Timely Medical Treatment

How do US mariners obtain timely medical treatment before they need to go to sea again?

Doctors, particularly specialists, expect patients to wait a month or two for a meet and greet appointment, weeks more for tests, and then another month or two for actual treatment.

Doctors assume than everyone works 9-5 in an office, and can leave work anytime for treatment at the doctor’s convenience. Doctors either refuse to understand, or simply don’t care, that Mariners need treatment before they go back to sea.

How do we get around this?

If you have a regular doctor, (And nothing serious) many are going to virtual appointments. Come in later to get bloodwork. That may or may not be a faster route.

Drop a couple hundred dollar bills with the front office girls and the duty nurse. The doctor isn’t the one making your appointments.


Doctor shop until you find one willing to work with you. Or leave a bad review for the one you are using now & use stolen honor terms like, “marchant marine”, “return to sevrice” blah, blah, blah & someone from the front desk should contact you looking to be more accommodating to get the bad review removed. When I use the term, “merchant mariner” many in my landlocked state thinks I’m a Marine & go out of the way to get it done. When I use that term, I constantly have to explain the difference between Marine & Merchant Mariner.

I’m pretty blessed here to be around several walk-in clinics that do physicals. Speaking of which, I need to call Monday and see if that’s changed. My dread is sitting in a waiting room full of coughing and sneezing sick folks. Might go in with SCBA, lol

My regular doctor is easy to get in to see on short notice. He’s happy to provide prompt routine treatment or refer me to specialists.

Getting timely appointments and treatment by the specialists is the problem. These guys are booked out months in advance.

There must be some specialists that understand and will give some priority to mariners, but how to find them?

USCG extended expired medical certificates until year end, and may be extended further, so you can work on your expired domestic and STCW medical cert.

My certificates are in good order and I could pass the USCG physical to get new certificates tomorrow if I wanted to.

That does not change the fact that I need unrelated treatment by specialists, that I would like to have before I sail again.

I’m sure that I’m not the only mariner that has had problems obtaining timely specialist treatments to fit a seagoing schedule. I’d like to hear from other mariners that have learned how to overcome the typical medical obstacles.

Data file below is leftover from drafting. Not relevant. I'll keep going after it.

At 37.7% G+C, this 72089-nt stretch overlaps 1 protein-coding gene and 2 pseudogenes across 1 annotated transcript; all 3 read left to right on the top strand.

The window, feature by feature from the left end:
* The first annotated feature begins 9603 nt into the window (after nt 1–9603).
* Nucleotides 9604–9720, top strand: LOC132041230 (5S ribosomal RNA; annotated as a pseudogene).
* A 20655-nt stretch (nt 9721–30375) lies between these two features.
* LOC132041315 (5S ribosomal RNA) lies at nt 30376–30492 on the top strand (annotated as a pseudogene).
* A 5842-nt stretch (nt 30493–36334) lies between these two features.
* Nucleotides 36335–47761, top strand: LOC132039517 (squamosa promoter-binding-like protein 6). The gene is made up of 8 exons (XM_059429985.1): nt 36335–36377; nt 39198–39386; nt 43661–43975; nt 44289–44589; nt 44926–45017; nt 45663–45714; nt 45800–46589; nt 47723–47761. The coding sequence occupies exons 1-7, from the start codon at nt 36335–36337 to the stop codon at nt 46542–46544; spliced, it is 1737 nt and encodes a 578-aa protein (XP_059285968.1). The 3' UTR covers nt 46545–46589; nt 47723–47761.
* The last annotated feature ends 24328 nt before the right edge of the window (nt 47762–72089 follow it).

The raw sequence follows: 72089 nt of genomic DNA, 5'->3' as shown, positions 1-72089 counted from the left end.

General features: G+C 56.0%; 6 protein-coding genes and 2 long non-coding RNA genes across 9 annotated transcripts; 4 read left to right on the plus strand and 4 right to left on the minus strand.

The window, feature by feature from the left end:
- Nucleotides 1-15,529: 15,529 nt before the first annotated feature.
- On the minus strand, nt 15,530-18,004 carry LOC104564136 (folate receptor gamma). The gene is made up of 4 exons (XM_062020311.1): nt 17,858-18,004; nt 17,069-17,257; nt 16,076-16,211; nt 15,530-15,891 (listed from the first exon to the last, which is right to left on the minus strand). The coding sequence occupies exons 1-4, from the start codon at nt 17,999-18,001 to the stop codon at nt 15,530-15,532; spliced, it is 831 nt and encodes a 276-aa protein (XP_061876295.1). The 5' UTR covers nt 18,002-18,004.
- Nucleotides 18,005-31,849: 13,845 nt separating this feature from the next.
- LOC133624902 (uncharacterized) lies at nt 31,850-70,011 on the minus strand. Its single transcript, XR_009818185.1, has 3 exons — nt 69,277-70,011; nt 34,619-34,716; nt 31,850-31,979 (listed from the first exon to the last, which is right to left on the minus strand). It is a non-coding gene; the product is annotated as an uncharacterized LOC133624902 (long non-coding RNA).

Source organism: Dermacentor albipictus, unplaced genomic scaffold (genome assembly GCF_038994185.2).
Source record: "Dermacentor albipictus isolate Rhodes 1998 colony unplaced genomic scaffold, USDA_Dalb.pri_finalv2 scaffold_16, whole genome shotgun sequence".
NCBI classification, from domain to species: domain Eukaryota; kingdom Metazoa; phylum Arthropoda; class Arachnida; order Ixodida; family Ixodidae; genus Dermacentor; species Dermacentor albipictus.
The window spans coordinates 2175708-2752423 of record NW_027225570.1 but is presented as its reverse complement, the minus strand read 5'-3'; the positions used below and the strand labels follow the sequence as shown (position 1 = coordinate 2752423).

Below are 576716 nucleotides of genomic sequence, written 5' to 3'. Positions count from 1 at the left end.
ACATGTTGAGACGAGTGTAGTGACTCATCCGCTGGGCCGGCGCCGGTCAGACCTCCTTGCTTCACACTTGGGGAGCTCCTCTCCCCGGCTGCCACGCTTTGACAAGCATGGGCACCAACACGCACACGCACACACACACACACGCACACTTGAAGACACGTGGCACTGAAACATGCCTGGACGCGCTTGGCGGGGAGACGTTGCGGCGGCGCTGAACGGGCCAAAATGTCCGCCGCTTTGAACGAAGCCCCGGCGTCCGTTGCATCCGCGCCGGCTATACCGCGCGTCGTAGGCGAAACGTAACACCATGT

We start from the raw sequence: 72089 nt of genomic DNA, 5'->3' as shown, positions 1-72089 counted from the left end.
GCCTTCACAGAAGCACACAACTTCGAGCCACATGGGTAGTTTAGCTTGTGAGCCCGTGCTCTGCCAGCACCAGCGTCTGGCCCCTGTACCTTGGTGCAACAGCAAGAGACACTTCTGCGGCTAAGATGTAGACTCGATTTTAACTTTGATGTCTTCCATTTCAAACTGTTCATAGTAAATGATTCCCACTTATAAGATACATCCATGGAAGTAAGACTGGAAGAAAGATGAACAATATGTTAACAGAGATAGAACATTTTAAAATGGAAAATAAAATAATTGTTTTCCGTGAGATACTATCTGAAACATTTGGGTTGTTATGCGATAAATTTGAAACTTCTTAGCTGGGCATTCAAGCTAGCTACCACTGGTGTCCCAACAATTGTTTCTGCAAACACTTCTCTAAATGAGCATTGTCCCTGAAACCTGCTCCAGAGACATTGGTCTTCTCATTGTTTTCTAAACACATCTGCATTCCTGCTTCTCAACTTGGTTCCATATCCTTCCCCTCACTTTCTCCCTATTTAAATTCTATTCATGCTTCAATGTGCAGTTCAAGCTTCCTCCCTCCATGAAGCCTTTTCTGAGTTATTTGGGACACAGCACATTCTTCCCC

Appeal to reason? Always woked for me. My dentist in particular has been very accommodating when I’ve showed up with a mouthful of African fillings and explained that I’m shipping back out in a few weeks.

1 Like

Routine dental treatment is usually fairly easy to obtain, especially if it’s expensive and you have cash.

Routine medical treatment from general practice doctors is easy to obtain if you have a steady regular doctor, or if you wait a few hours in one of the “doc-in-a-box” clinics.

It’s a lot more difficult to schedule if you need elaborate tests and surgery done by a specialist.

I do find that showing up at the doctors office with a referral and records and speaking with the doctor’s staff in person is more effective than calling on the phone. However, good specialists tend to be fully booked several months out.

The best way to get a quick appointment with a specialist is to be a regular. If I do something to a foot, I can usually get an appointment within 48 hours. It’s one the “perqs” of multiple surgeries. I usually can get in within a couple weeks for a planned appointment at my regular specialists.

The second best way to get a quick appointment is to be nice when you call for an appointment and ask to be put on their cancellation list.

If you have a regular specialist, then talk to the doc’s nurse, not the front office staff. If they want someone on the schedule, they will make it happen.

Again as others have said, it’s not the ‘doctors’ who are making you wait. They have little do with day to day scheduling.

1 Like

It’s been tough for me. I had to cancel appointments in order to take a last minute relief job, and then schedule stuff all over again. When you have to quarantine for several days prior, they don’t want you leaving the house.